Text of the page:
The lasting impacts of social and economic shocks become apparent in the years following the event. Think votes for women after World War I, or the establishment of the welfare state following World War II. So before breathing a sigh of relief for the return of ‘normality’, consider that post-Covid ways of working will still see major change.
An increase in home working is a certainty, whether that means a total shutdown of the office or a hybrid system that involves going in for a couple of days a week. Love it or hate it, the accountants will dictate its necessity. Shifting expensive office space to employees’ homes is free except for the new comfortable chair. Sainsbury’s has already permanently rented out two floors at its Holborn HQ and is consolidating sites in Coventry. This is not to reduce headcount, but because its office-based employees will only be in two days a week from now on. Others are looking to make similar moves, with Lidl delaying the opening of its shiny new build on the A3 at Tolworth, for example.
Suppliers should not expect a hybrid version of seeing customers face to face, though. Buyers may well get into the office a couple of days a week, but not to see suppliers. Once-in-a-while team building meet-ups will not happen with customers. So supplier accountants win, too – it’s hard to justify a day travelling and a train fare when you’ve already shown you can do it online.
Zoom-style account management in the medium term will cement positives like time-keeping and shorter, more factual, analytical meetings. Decisions will be quicker. As buyers don’t to have to play to the open office gallery when at home, overt tension will reduce. However, there will be less opportunity to build a relationship. So efficiency and follow-up will need to underpin the new selling ‘e-rapport’.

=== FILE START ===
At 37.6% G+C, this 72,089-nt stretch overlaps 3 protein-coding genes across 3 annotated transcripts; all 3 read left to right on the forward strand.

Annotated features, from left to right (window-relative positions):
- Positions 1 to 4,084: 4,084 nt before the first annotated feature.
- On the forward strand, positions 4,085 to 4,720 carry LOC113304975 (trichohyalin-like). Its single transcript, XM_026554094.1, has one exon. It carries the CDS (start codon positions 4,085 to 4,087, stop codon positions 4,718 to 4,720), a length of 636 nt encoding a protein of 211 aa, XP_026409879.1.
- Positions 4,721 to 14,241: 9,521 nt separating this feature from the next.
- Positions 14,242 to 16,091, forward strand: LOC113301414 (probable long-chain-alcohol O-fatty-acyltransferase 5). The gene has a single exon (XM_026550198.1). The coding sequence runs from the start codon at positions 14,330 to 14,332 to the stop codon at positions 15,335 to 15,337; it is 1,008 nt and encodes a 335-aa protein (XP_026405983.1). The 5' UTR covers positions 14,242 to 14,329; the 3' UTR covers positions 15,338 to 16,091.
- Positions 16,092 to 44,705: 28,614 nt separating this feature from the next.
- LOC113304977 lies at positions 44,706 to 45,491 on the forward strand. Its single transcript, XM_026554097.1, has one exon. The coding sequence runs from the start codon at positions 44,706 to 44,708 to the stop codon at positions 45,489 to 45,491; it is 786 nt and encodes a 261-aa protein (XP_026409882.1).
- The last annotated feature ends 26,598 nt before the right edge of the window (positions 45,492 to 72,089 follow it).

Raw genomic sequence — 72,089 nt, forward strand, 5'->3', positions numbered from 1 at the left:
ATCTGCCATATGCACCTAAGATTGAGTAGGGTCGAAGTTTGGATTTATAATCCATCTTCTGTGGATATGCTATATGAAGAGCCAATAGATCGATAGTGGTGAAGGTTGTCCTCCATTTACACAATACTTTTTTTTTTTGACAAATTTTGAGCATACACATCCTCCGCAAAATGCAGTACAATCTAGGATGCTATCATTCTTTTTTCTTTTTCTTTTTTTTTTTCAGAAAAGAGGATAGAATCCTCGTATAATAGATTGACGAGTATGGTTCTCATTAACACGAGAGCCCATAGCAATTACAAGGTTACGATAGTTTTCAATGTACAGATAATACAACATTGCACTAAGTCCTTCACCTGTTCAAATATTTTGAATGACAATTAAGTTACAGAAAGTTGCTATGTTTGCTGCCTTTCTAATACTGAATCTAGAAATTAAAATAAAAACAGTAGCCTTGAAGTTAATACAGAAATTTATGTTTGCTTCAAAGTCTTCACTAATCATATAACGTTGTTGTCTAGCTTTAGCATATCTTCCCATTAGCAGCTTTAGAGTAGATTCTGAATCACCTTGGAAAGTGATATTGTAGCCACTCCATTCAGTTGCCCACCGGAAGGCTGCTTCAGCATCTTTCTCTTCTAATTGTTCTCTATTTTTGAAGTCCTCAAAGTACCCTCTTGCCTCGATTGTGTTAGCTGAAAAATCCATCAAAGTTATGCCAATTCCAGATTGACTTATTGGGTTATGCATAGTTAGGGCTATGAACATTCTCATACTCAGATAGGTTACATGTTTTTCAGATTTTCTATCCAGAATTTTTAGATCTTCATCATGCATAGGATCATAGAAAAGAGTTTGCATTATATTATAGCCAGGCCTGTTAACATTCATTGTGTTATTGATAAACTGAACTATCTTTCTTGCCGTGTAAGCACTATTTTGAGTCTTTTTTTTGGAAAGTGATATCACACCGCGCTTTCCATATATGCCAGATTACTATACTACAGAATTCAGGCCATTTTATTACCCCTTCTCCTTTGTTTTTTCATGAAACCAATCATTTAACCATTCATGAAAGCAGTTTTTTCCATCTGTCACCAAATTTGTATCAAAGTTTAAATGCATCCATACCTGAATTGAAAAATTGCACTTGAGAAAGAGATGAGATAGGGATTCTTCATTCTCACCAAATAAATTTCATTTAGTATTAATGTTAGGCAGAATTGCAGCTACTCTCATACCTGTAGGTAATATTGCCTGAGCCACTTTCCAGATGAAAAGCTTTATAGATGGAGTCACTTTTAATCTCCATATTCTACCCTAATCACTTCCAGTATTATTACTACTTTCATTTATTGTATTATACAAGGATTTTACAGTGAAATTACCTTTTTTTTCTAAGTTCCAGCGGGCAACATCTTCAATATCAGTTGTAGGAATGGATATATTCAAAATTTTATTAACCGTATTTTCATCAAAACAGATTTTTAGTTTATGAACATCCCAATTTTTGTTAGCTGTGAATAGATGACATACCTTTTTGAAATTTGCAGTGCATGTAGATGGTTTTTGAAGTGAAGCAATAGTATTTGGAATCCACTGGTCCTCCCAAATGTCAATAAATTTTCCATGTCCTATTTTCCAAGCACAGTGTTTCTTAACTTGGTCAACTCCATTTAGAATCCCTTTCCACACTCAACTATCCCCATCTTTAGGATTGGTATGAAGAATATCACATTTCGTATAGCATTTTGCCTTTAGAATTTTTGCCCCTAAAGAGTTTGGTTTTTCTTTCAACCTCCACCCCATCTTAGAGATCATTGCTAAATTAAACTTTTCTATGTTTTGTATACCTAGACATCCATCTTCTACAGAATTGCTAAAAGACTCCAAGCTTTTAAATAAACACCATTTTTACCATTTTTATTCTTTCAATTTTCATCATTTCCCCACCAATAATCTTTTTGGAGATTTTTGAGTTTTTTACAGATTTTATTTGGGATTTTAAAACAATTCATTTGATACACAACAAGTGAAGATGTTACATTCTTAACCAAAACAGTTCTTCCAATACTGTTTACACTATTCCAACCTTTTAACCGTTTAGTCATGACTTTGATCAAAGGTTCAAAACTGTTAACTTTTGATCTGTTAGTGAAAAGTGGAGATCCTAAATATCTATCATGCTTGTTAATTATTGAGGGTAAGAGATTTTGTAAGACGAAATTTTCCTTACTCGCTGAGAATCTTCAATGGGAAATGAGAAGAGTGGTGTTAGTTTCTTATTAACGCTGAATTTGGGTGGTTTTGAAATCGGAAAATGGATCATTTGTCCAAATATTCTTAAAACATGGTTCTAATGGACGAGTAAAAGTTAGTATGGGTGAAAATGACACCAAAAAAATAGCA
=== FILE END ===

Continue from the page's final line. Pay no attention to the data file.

The fundamentals of customer management in this medium term remain unchanged: focus on the things customers care about, i.e. commercials and their shoppers. However, expect the long-term changes to be more radical. The demise of bricks & mortar is now in sight, and this will not only mark a shift in retail structure but prove a watershed in account management practices, too. This giant leap towards automated buyer interface will bring Amazon-style customer management to the fore. Automation will result in lower headcount, accelerating the trend toward the impersonal.
The point of difference for your supply organisation, then, will not come even through ‘e-rapport’. Suppliers in that world can lose reputation fast if they bring weak, unresearched products to market, as track record is very easy to find and forgiveness for misfires does not exist in the algorithms. Pre-launch due diligence will become essential and blanket impact launches a thing of the past.
A new breed is needed, so over-resource now in Amazon-style account management and begin to rewrite the future capability recruitment criteria. Like votes for women, we will look back and wonder why it took so long.